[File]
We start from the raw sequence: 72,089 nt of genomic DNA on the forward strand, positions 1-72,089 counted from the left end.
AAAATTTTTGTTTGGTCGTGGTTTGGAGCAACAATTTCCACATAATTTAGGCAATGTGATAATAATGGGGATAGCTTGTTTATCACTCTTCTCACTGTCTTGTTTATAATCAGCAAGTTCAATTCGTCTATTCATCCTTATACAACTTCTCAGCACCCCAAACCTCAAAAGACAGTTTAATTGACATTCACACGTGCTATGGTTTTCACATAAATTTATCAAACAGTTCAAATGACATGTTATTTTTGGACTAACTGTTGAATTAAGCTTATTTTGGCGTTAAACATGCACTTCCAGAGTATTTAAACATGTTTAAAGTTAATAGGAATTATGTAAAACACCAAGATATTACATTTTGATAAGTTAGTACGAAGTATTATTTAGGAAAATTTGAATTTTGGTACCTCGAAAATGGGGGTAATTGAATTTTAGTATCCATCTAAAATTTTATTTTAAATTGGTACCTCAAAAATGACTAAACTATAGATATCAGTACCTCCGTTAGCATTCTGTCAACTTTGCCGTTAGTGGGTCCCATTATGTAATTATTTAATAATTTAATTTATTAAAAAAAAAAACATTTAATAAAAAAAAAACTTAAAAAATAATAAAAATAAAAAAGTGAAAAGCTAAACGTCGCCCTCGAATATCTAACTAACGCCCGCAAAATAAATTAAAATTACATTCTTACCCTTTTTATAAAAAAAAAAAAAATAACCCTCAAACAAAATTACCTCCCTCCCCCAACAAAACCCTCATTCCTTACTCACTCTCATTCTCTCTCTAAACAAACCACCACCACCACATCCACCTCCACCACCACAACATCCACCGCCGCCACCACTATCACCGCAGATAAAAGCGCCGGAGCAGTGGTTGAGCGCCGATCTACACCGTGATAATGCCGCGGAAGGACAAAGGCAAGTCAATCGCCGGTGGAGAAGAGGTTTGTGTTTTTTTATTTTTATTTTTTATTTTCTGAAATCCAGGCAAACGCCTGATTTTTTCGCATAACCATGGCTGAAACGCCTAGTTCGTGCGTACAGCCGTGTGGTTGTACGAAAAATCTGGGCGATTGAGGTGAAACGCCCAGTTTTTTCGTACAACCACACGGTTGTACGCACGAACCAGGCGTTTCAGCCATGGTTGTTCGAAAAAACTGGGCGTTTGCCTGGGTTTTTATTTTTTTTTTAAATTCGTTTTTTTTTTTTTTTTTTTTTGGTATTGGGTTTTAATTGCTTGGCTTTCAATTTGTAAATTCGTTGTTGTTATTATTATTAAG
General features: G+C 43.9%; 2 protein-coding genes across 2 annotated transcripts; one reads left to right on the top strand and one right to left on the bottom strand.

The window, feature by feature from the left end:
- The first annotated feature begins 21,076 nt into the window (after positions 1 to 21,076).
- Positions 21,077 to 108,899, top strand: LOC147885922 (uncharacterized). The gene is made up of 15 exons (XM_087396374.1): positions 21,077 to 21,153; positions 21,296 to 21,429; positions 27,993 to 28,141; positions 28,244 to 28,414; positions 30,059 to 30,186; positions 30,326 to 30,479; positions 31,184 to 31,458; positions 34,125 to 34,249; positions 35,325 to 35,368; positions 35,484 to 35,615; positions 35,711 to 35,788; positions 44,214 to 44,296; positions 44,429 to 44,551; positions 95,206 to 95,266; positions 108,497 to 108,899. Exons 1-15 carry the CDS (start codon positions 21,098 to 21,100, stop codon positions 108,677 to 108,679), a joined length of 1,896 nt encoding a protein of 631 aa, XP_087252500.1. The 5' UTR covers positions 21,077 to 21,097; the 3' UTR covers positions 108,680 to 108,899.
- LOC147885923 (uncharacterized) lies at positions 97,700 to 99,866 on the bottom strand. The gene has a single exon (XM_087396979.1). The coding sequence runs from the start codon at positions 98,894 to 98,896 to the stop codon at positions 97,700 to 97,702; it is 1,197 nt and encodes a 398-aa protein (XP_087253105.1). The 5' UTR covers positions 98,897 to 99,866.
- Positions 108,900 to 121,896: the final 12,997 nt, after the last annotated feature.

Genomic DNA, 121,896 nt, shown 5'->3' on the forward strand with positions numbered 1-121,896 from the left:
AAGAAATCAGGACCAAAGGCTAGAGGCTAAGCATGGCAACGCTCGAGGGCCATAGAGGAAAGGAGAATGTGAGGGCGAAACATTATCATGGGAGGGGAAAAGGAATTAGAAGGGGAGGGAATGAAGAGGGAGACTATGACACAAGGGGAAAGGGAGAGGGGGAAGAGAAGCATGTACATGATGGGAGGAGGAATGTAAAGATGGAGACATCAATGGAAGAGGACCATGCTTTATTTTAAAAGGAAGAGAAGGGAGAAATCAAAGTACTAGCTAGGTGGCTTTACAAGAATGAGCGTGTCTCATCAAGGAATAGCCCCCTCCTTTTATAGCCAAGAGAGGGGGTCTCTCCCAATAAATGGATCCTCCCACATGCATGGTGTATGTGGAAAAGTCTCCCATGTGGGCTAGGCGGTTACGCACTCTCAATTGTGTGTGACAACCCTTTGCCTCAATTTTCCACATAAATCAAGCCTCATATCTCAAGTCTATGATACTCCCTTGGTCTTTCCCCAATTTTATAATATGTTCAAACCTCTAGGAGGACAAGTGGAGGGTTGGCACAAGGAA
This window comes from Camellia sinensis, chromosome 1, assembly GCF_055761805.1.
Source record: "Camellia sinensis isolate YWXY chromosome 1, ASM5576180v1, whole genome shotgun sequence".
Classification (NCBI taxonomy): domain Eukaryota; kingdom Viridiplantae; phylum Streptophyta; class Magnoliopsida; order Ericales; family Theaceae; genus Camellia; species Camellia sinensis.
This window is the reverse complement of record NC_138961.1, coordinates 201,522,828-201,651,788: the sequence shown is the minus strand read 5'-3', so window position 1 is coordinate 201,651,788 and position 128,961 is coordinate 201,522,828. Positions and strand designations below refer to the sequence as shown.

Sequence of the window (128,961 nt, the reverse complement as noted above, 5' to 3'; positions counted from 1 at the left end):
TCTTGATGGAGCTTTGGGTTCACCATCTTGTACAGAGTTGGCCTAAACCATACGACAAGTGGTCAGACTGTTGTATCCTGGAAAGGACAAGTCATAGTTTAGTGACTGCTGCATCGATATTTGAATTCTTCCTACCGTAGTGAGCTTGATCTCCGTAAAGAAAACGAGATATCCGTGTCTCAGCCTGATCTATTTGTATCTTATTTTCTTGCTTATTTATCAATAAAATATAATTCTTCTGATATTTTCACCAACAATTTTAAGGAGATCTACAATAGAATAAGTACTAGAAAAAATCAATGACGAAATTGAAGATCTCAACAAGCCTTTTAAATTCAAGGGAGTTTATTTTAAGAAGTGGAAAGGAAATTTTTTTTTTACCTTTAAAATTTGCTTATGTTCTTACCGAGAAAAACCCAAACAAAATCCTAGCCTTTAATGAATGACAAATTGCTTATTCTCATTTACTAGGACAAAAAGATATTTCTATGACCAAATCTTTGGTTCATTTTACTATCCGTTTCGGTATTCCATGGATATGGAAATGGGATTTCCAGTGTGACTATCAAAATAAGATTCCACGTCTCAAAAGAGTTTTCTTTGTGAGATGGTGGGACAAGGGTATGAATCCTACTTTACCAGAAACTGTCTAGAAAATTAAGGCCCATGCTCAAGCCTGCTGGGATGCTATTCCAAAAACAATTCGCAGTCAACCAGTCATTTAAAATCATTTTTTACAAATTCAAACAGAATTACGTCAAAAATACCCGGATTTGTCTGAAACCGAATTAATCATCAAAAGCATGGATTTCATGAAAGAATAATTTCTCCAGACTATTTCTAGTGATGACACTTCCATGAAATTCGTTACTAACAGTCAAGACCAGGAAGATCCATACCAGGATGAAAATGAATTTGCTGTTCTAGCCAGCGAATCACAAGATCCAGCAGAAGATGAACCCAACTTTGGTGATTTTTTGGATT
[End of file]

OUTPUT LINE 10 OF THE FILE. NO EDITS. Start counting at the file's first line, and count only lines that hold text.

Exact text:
AAGAAATCAGGACCAAAGGCTAGAGGCTAAGCATGGCAACGCTCGAGGGCCATAGAGGAAAGGAGAATGTGAGGGCGAAACATTATCATGGGAGGGGAAAAGGAATTAGAAGGGGAGGGAATGAAGAGGGAGACTATGACACAAGGGGAAAGGGAGAGGGGGAAGAGAAGCATGTACATGATGGGAGGAGGAATGTAAAGATGGAGACATCAATGGAAGAGGACCATGCTTTATTTTAAAAGGAAGAGAAGGGAGAAATCAAAGTACTAGCTAGGTGGCTTTACAAGAATGAGCGTGTCTCATCAAGGAATAGCCCCCTCCTTTTATAGCCAAGAGAGGGGGTCTCTCCCAATAAATGGATCCTCCCACATGCATGGTGTATGTGGAAAAGTCTCCCATGTGGGCTAGGCGGTTACGCACTCTCAATTGTGTGTGACAACCCTTTGCCTCAATTTTCCACATAAATCAAGCCTCATATCTCAAGTCTATGATACTCCCTTGGTCTTTCCCCAATTTTATAATATGTTCAAACCTCTAGGAGGACAAGTGGAGGGTTGGCACAAGGAA